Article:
Aklog Birara (Dr)
Part II of IV
June 13, 2020
In Part I, I urged the Governments of Egypt, Ethiopia and the Sudan not to ignore the ecosystem of the Nile River. I also recommended that Nile River riparian nations begin the hard but essential task of arriving at a fair, equitable and mutually beneficial Nile River Treaty. It is a gaping hole whose time has come.
I should like to start with the encouraging news that the stalled Tripartite technical negotiation has resumed. Sudan’s Foreign Minister and the Minister of Irrigation both expressed Ethiopia’s sovereign and legal rights to harness its waters and improve the lives of its people. Of special significance is the Foreign Minister’s reference to the UN Watercourses Convention of 1997 that defines the rights and obligations of countries sharing international watercourses. This Convention and other clarifications since provide a menu of legal instruments and tools in the use and management of transboundary waters. Ethiopia is entitled to equitable use of its waters for the improvement of the livelihoods of its people. Hydroelectric power generation is governed by the same Convention.
An area of contention by Egypt in the filling and operational management of the Grand Ethiopian Renaissance Dam (the GERD) is quality. The Sudanese Minister of Irrigation Dr. Yasir Mohamed gave resounding testimony that the quality of Ethiopia’s Dam construction is far superior to that of the Aswan Dam (Egypt) and Rosario Dam (Sudan).
Both Ministers confirmed that the Sudan and Egypt would benefit from the completion of the GERD. Sudan and Ethiopia share a border that spans 1,600 kilometers. Supply of cheap electricity, reliable water flow to the Sudan and the expansion of its irrigable land will be a boon for the two economies. This large border and the communities around them can serve as economic and trade arteries; and both societies will prosper. In short, the benefits from the GERD outweigh the costs.
In the background of Egypt’s intransigence that the world community ought to be aware of is the huge investment in mega-size Egyptian and Sudanese irrigation farms catering to the Saudi and Gulf country food markets. For decades, Egypt has been constructing mega projects diverting Nile waters through a massive auxiliary channel via the Suez Canal and establishing a new central hub port and industrial zone, known as the East Port-Said Project.
In the South is what is known as the Al-Salam (El Salam or “Peace”) Canal; and in the North is the Sinai Agricultural Development Program. Aerial photographs show that the desert has been converted into green irrigated agriculture zone. NASA Earth Observatory states that “Egypt’s North Sinai Agricultural Development” is real and operational. It notes further that “The Al-Salam Canal brings water from the Damietta Branch of the Nile, under the Suez Canal to the Sinai Peninsula. First, the project provided irrigation waters to the area west of the Suez Canal. In October 1997, the culvert under the Suez was completed and water became available for irrigation in Block 1, the Tina Plain Zone (50,000 acres). Fields soon began to appear.”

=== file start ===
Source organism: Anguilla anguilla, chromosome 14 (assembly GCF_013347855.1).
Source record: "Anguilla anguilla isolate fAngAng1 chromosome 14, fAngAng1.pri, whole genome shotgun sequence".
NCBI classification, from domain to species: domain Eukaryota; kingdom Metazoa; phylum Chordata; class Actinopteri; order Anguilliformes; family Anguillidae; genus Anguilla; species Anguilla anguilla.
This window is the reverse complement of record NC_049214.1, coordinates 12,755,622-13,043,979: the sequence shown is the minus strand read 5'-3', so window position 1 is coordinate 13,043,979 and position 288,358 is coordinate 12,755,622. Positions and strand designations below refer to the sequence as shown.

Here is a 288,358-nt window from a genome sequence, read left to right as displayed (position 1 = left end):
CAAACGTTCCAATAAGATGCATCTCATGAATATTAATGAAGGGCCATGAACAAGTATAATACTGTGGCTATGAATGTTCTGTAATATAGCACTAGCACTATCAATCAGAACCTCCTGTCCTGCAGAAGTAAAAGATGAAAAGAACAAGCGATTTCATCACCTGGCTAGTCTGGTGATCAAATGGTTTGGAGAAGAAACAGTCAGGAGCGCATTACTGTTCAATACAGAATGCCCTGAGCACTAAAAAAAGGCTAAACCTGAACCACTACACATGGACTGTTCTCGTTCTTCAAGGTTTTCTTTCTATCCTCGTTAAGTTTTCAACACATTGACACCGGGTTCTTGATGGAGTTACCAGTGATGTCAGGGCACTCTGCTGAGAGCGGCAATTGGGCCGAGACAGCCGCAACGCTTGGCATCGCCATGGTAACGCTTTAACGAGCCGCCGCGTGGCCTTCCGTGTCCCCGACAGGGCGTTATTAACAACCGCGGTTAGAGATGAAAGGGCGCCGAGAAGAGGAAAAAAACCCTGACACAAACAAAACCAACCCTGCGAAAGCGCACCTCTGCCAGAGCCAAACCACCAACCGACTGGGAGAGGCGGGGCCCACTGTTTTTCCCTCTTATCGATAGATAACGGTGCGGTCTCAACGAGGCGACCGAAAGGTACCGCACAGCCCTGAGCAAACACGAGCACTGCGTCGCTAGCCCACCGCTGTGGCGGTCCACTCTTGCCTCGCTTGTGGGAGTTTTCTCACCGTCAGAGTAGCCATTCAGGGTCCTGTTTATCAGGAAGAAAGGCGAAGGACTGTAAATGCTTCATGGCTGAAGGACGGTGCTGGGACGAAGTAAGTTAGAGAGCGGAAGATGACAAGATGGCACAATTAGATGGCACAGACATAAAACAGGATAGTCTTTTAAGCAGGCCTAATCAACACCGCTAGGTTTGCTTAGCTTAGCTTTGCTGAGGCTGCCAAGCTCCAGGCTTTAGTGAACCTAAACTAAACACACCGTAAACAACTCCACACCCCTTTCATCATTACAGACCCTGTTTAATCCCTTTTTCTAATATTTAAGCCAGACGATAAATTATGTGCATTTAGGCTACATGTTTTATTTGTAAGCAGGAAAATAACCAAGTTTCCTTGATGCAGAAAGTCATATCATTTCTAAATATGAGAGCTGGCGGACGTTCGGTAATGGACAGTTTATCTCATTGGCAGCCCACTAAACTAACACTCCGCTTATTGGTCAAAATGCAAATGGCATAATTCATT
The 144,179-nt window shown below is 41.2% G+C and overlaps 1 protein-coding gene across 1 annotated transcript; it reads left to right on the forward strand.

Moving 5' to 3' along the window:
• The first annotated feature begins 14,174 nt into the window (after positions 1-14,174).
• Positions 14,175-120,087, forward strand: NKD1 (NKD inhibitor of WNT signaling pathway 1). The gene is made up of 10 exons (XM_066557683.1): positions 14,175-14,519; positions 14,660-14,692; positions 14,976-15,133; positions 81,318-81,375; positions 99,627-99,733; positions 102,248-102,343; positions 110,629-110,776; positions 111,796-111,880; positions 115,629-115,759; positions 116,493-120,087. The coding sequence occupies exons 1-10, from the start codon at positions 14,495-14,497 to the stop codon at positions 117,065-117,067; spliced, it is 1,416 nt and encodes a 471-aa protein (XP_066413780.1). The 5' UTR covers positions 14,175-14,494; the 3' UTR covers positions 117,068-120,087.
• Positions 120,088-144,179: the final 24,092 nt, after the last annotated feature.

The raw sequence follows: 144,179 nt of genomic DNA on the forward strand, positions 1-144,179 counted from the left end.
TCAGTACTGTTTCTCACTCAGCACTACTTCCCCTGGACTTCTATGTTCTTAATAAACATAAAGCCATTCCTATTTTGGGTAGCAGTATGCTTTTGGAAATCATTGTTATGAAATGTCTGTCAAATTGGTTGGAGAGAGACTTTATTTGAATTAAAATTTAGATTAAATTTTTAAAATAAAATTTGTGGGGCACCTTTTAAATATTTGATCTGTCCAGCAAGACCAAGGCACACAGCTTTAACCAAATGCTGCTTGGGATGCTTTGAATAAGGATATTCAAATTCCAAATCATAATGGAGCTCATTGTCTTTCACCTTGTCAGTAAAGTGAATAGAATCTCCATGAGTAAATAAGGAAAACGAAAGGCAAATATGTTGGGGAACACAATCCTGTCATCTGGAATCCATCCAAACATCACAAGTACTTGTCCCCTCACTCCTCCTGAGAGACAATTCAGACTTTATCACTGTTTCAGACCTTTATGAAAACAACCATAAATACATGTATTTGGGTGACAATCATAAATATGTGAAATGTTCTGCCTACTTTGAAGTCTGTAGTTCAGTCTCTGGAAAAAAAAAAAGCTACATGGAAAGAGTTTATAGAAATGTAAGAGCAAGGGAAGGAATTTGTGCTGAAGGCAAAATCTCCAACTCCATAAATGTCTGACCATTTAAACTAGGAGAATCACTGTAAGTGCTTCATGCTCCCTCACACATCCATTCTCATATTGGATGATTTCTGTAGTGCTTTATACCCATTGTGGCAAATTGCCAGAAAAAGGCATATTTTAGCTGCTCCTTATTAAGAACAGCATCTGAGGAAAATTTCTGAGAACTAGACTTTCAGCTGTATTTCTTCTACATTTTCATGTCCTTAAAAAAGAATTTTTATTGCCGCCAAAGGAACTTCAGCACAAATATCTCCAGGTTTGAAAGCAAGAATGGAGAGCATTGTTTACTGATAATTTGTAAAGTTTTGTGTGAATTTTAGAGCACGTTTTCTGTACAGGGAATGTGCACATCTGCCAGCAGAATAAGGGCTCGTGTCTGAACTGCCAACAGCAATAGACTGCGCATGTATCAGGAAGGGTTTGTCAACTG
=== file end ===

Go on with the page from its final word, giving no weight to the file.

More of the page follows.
This expansion of irrigable land that produces the world’s most expensive agricultural products for export to Saudi Arabia and Gulf countries as well as to Europe and other locations continues unabetted. “The most recent photo, taken by the STS-100 crew in April 2001, shows a new extension of canals into the desert to the east. These canals will eventually feed irrigation in Block 3, the Raba’a Zone. Development of more fields can also be seen south of the Tina Plain Zone in an area called Block 2, the Southeastern Qantara Zone. Plans call for extending the canal by mid-2002 and irrigating a total of 620,000 acres. The cost of the project is estimated to exceed 7.5 billion Egyptian pounds (about $2 billion). Given the scarcity of water resources in the region and the costs involved, it is not surprising that the project is controversial within and outside Egypt.”
The Government of the United States and the World Bank that were pushing Ethiopia to sign an agreement abandoning its legitimate and sovereign rights to utilize its waters and alleviate poverty know this scandalous and irresponsible use of Nile Waters by Egypt. Egypt is literally exporting Nile waters and earning foreign exchange. This is unjust, unfair and unacceptable.
I ask a simple question. Who is being harmed by this travesty? It is 115 million Ethiopians. Millions do not have adequate foods; access to safe drinking water; access to electricity and so on. I do not know of a U.N. Convention that grants Egypt the right to squander waters and export what it does not even produce. Nor is there any law that denies Ethiopia the right to utilize its waters.